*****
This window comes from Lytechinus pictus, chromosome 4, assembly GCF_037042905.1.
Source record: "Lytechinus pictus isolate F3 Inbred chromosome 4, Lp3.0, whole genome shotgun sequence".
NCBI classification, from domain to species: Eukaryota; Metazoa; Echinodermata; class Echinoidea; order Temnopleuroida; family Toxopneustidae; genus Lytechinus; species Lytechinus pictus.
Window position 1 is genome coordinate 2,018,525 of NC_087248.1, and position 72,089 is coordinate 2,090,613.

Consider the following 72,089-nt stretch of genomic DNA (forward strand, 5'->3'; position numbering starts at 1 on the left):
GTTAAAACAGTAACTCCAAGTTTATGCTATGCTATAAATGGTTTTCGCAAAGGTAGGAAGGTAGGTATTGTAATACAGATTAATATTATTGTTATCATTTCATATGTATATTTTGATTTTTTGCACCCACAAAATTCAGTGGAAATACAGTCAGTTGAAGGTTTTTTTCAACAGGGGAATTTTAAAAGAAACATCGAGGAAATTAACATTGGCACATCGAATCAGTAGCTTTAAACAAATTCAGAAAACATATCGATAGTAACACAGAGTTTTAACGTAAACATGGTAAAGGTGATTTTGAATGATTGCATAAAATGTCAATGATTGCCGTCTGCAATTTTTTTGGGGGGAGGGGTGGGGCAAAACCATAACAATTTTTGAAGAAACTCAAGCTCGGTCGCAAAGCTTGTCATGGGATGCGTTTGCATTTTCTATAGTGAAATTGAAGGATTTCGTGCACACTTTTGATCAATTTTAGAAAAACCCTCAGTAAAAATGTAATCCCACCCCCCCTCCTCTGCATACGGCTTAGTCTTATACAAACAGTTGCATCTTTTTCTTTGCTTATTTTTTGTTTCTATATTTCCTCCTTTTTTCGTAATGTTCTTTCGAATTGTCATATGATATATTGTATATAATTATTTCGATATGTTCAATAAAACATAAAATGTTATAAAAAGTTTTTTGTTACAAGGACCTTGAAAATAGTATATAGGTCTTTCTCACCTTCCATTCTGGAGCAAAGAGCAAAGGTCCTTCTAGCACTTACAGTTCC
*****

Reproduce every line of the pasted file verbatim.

This window comes from Lytechinus pictus, chromosome 4, assembly GCF_037042905.1.
Source record: "Lytechinus pictus isolate F3 Inbred chromosome 4, Lp3.0, whole genome shotgun sequence".
NCBI classification, from domain to species: Eukaryota; Metazoa; Echinodermata; class Echinoidea; order Temnopleuroida; family Toxopneustidae; genus Lytechinus; species Lytechinus pictus.
Window position 1 is genome coordinate 2,018,525 of NC_087248.1, and position 72,089 is coordinate 2,090,613.

Consider the following 72,089-nt stretch of genomic DNA (forward strand, 5'->3'; position numbering starts at 1 on the left):
GTTAAAACAGTAACTCCAAGTTTATGCTATGCTATAAATGGTTTTCGCAAAGGTAGGAAGGTAGGTATTGTAATACAGATTAATATTATTGTTATCATTTCATATGTATATTTTGATTTTTTGCACCCACAAAATTCAGTGGAAATACAGTCAGTTGAAGGTTTTTTTCAACAGGGGAATTTTAAAAGAAACATCGAGGAAATTAACATTGGCACATCGAATCAGTAGCTTTAAACAAATTCAGAAAACATATCGATAGTAACACAGAGTTTTAACGTAAACATGGTAAAGGTGATTTTGAATGATTGCATAAAATGTCAATGATTGCCGTCTGCAATTTTTTTGGGGGGAGGGGTGGGGCAAAACCATAACAATTTTTGAAGAAACTCAAGCTCGGTCGCAAAGCTTGTCATGGGATGCGTTTGCATTTTCTATAGTGAAATTGAAGGATTTCGTGCACACTTTTGATCAATTTTAGAAAAACCCTCAGTAAAAATGTAATCCCACCCCCCCTCCTCTGCATACGGCTTAGTCTTATACAAACAGTTGCATCTTTTTCTTTGCTTATTTTTTGTTTCTATATTTCCTCCTTTTTTCGTAATGTTCTTTCGAATTGTCATATGATATATTGTATATAATTATTTCGATATGTTCAATAAAACATAAAATGTTATAAAAAGTTTTTTGTTACAAGGACCTTGAAAATAGTATATAGGTCTTTCTCACCTTCCATTCTGGAGCAAAGAGCAAAGGTCCTTCTAGCACTTACAGTTCC